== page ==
If a person had to just survive in that cabin it would have been fine. Also had a sink, small refrigerator and stove. Also two nice windows.
That is just too small. You wouldn’t be living just surviving.
Sears sold other designs, but they sold a lot of cottages. These were often 2-bedroom cottages (considered a generous space for the time) but a lot were only one bedroom.
They were very popular in the South and were actually pretty well constructed, so some of them (now about 100 years old) are still with us.
They sleep 4? People?
Have you ever heard of Jim Walter Homes? They were only finished on the outside. The assumption was the owner would finish it on the inside.
They were pleasant little houses but they had a very distinctive look and everyone immediately knew you had bought a Jim Walters home. They eventually changed the design so they didn’t stand out like a sore thumb.
Actually it was a good idea for people who could not afford anything else.
Thats hideous and is not a home for anybody, even one person.
I worked with a Catholic organization on the Bowery when I was a teenager, helping the washed-up derelicts (mostly family-less, older and sometimes alcoholic merchant marine), and they stayed in what were then referred to as flophouses.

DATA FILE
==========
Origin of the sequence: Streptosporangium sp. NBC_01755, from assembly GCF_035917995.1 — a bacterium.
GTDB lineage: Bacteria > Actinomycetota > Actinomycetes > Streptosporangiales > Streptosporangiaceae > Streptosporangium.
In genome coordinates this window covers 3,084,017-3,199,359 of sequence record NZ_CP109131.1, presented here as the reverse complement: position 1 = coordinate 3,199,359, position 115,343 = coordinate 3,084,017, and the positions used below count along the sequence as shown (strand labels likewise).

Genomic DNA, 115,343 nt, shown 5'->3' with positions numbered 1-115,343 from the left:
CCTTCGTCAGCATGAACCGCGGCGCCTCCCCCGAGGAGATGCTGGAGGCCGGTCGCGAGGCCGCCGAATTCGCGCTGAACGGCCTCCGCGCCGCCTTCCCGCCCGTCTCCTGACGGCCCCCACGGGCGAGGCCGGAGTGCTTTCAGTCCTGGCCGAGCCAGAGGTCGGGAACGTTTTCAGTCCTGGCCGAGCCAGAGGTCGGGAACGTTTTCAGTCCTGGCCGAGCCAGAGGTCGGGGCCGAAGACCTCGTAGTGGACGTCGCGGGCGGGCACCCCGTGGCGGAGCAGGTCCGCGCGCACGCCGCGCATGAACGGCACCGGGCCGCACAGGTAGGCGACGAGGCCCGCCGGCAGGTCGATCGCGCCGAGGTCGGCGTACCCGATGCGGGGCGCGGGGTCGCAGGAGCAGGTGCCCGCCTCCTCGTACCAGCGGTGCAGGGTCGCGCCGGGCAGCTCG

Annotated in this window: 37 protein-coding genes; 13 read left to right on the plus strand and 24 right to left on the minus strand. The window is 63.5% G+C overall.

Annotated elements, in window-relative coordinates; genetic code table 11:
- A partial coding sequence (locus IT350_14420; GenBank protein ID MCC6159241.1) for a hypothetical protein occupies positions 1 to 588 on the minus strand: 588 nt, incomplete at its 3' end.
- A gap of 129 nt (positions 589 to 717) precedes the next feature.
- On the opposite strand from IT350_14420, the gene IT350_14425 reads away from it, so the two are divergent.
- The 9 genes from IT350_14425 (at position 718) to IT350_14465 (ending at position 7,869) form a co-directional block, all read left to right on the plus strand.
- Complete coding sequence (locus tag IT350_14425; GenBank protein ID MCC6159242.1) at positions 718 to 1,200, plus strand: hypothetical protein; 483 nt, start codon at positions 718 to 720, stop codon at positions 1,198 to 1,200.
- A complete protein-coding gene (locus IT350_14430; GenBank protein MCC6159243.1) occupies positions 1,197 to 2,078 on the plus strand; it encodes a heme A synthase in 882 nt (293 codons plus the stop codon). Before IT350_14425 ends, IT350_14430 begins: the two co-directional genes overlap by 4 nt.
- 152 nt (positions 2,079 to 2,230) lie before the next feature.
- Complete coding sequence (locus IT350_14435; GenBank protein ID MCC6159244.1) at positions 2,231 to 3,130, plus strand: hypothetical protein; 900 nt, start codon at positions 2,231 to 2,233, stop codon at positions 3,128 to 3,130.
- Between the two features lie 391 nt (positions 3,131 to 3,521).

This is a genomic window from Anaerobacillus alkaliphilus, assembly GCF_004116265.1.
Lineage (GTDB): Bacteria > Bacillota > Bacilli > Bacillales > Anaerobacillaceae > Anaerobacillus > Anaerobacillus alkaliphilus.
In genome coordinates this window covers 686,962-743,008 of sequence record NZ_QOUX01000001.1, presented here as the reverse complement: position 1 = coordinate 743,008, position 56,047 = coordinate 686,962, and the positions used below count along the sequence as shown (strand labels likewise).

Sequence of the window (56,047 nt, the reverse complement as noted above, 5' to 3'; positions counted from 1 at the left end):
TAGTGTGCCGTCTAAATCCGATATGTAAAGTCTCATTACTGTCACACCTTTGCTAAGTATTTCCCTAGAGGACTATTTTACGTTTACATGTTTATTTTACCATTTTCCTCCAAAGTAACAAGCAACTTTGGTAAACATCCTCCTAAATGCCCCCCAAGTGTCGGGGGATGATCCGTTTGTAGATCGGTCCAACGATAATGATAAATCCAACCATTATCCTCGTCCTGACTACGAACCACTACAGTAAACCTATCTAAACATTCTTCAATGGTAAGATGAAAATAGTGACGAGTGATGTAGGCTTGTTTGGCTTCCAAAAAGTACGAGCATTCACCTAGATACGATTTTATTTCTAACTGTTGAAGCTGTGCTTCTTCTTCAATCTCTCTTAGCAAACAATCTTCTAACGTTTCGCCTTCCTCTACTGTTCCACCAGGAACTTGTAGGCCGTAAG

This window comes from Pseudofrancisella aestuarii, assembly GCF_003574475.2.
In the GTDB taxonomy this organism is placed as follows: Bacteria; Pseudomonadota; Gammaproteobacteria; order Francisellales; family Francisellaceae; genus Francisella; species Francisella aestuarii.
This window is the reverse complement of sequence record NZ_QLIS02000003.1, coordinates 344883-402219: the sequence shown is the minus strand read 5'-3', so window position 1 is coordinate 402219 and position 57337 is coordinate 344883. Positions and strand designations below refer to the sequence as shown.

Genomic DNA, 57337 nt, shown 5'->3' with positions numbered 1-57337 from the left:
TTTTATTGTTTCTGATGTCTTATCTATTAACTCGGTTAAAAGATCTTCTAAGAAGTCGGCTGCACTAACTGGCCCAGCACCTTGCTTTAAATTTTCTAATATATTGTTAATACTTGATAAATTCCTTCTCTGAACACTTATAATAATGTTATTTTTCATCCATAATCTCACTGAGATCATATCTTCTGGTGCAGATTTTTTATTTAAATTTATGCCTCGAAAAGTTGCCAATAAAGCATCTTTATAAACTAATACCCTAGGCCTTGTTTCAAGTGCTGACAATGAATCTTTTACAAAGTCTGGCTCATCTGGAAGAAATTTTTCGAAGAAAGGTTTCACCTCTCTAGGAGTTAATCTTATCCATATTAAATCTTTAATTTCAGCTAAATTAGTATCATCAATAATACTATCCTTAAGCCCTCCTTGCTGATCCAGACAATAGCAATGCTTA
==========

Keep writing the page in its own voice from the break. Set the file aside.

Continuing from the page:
These were basically large dorms with cubicles fenced off from each other with chicken wire, not only around the sides but across the top. This was mostly to keep the influx of young junkies from stealing the little the old guys had.
This doesnt look a lot better. In fact, it looks worse and even more dangerous,
As close as the nearest curb, I suppose.
Yes. My daughter worked with Habitat for years, and the houses are more or less identifiable. They were simple, efficient but livable.
Some people did things with them, some people didnt, and some people didnt even pay their mortgages and lost them. This was because they were so accustomed to living in government housing that they didnt realize people had to pay for their housing and do things like change the lightbulbs and buy a screwdriver to fix things.
Home Depot has all sorts of classes for first time homeowners, obviously directed at people who are becoming responsible for their own homes, and nobody ever went to them. Very frustrating!
LOL...Ha, ha, ha. Amy, you just don't understand people.
Nice warehousing of bums.
That wasn’t a problem for us. Daddy could do anything mechanical. He was a certified car mechanic, a carpenter, an electrician and a plumber. He could get by as a mason.
I was far inferior but if I had him to show me how I did a lot including swapping out a transmission, and an engine. When I swapped out the motor I was amazed how easily Daddy found top dead center by attaching a 12 volt bulb to number one plug wire.
Disclaimer: Opinions posted on Free Republic are those of the individual posters and do not necessarily represent the opinion of Free Republic or its management. All materials posted herein are protected by copyright law and the exemption for fair use of copyrighted works.